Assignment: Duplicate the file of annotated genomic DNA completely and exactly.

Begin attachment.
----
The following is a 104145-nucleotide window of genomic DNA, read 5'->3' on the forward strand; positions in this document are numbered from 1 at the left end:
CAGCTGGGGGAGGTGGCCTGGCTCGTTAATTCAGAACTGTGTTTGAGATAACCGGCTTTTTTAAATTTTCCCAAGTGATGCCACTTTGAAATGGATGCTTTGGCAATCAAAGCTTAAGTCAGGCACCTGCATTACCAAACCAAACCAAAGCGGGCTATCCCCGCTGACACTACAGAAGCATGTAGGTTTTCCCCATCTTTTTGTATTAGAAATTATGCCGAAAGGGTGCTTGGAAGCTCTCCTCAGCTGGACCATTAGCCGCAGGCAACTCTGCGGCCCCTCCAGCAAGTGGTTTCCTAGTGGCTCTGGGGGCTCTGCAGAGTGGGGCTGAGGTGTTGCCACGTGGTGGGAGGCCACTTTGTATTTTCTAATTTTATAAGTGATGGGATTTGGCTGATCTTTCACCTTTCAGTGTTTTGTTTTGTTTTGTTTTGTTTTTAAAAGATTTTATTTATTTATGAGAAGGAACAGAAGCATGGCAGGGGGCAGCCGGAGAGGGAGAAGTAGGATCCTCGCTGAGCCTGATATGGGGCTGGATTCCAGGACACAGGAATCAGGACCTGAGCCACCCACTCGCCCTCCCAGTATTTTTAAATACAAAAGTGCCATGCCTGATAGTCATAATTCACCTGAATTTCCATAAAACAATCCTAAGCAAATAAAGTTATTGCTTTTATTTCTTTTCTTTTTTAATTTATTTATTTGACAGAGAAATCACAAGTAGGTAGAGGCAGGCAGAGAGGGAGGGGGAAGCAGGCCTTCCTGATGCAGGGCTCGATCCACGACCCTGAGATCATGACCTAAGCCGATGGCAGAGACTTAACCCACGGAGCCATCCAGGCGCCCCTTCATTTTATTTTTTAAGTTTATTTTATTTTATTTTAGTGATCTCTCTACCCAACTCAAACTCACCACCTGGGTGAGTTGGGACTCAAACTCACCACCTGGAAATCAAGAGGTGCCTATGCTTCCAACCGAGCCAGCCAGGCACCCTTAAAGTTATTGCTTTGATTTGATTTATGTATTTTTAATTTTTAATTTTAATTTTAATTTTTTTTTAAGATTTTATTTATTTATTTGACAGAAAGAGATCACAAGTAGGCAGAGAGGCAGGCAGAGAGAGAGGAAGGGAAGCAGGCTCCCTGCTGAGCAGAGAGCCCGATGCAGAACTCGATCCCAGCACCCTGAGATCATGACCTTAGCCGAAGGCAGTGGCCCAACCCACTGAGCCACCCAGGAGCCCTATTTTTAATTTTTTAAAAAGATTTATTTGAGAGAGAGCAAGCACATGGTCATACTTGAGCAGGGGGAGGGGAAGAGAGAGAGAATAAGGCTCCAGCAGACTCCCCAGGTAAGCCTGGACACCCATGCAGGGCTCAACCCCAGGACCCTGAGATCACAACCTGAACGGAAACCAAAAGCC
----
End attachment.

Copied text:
The following is a 104145-nucleotide window of genomic DNA, read 5'->3' on the forward strand; positions in this document are numbered from 1 at the left end:
CAGCTGGGGGAGGTGGCCTGGCTCGTTAATTCAGAACTGTGTTTGAGATAACCGGCTTTTTTAAATTTTCCCAAGTGATGCCACTTTGAAATGGATGCTTTGGCAATCAAAGCTTAAGTCAGGCACCTGCATTACCAAACCAAACCAAAGCGGGCTATCCCCGCTGACACTACAGAAGCATGTAGGTTTTCCCCATCTTTTTGTATTAGAAATTATGCCGAAAGGGTGCTTGGAAGCTCTCCTCAGCTGGACCATTAGCCGCAGGCAACTCTGCGGCCCCTCCAGCAAGTGGTTTCCTAGTGGCTCTGGGGGCTCTGCAGAGTGGGGCTGAGGTGTTGCCACGTGGTGGGAGGCCACTTTGTATTTTCTAATTTTATAAGTGATGGGATTTGGCTGATCTTTCACCTTTCAGTGTTTTGTTTTGTTTTGTTTTGTTTTTAAAAGATTTTATTTATTTATGAGAAGGAACAGAAGCATGGCAGGGGGCAGCCGGAGAGGGAGAAGTAGGATCCTCGCTGAGCCTGATATGGGGCTGGATTCCAGGACACAGGAATCAGGACCTGAGCCACCCACTCGCCCTCCCAGTATTTTTAAATACAAAAGTGCCATGCCTGATAGTCATAATTCACCTGAATTTCCATAAAACAATCCTAAGCAAATAAAGTTATTGCTTTTATTTCTTTTCTTTTTTAATTTATTTATTTGACAGAGAAATCACAAGTAGGTAGAGGCAGGCAGAGAGGGAGGGGGAAGCAGGCCTTCCTGATGCAGGGCTCGATCCACGACCCTGAGATCATGACCTAAGCCGATGGCAGAGACTTAACCCACGGAGCCATCCAGGCGCCCCTTCATTTTATTTTTTAAGTTTATTTTATTTTATTTTAGTGATCTCTCTACCCAACTCAAACTCACCACCTGGGTGAGTTGGGACTCAAACTCACCACCTGGAAATCAAGAGGTGCCTATGCTTCCAACCGAGCCAGCCAGGCACCCTTAAAGTTATTGCTTTGATTTGATTTATGTATTTTTAATTTTTAATTTTAATTTTAATTTTTTTTTAAGATTTTATTTATTTATTTGACAGAAAGAGATCACAAGTAGGCAGAGAGGCAGGCAGAGAGAGAGGAAGGGAAGCAGGCTCCCTGCTGAGCAGAGAGCCCGATGCAGAACTCGATCCCAGCACCCTGAGATCATGACCTTAGCCGAAGGCAGTGGCCCAACCCACTGAGCCACCCAGGAGCCCTATTTTTAATTTTTTAAAAAGATTTATTTGAGAGAGAGCAAGCACATGGTCATACTTGAGCAGGGGGAGGGGAAGAGAGAGAGAATAAGGCTCCAGCAGACTCCCCAGGTAAGCCTGGACACCCATGCAGGGCTCAACCCCAGGACCCTGAGATCACAACCTGAACGGAAACCAAAAGCC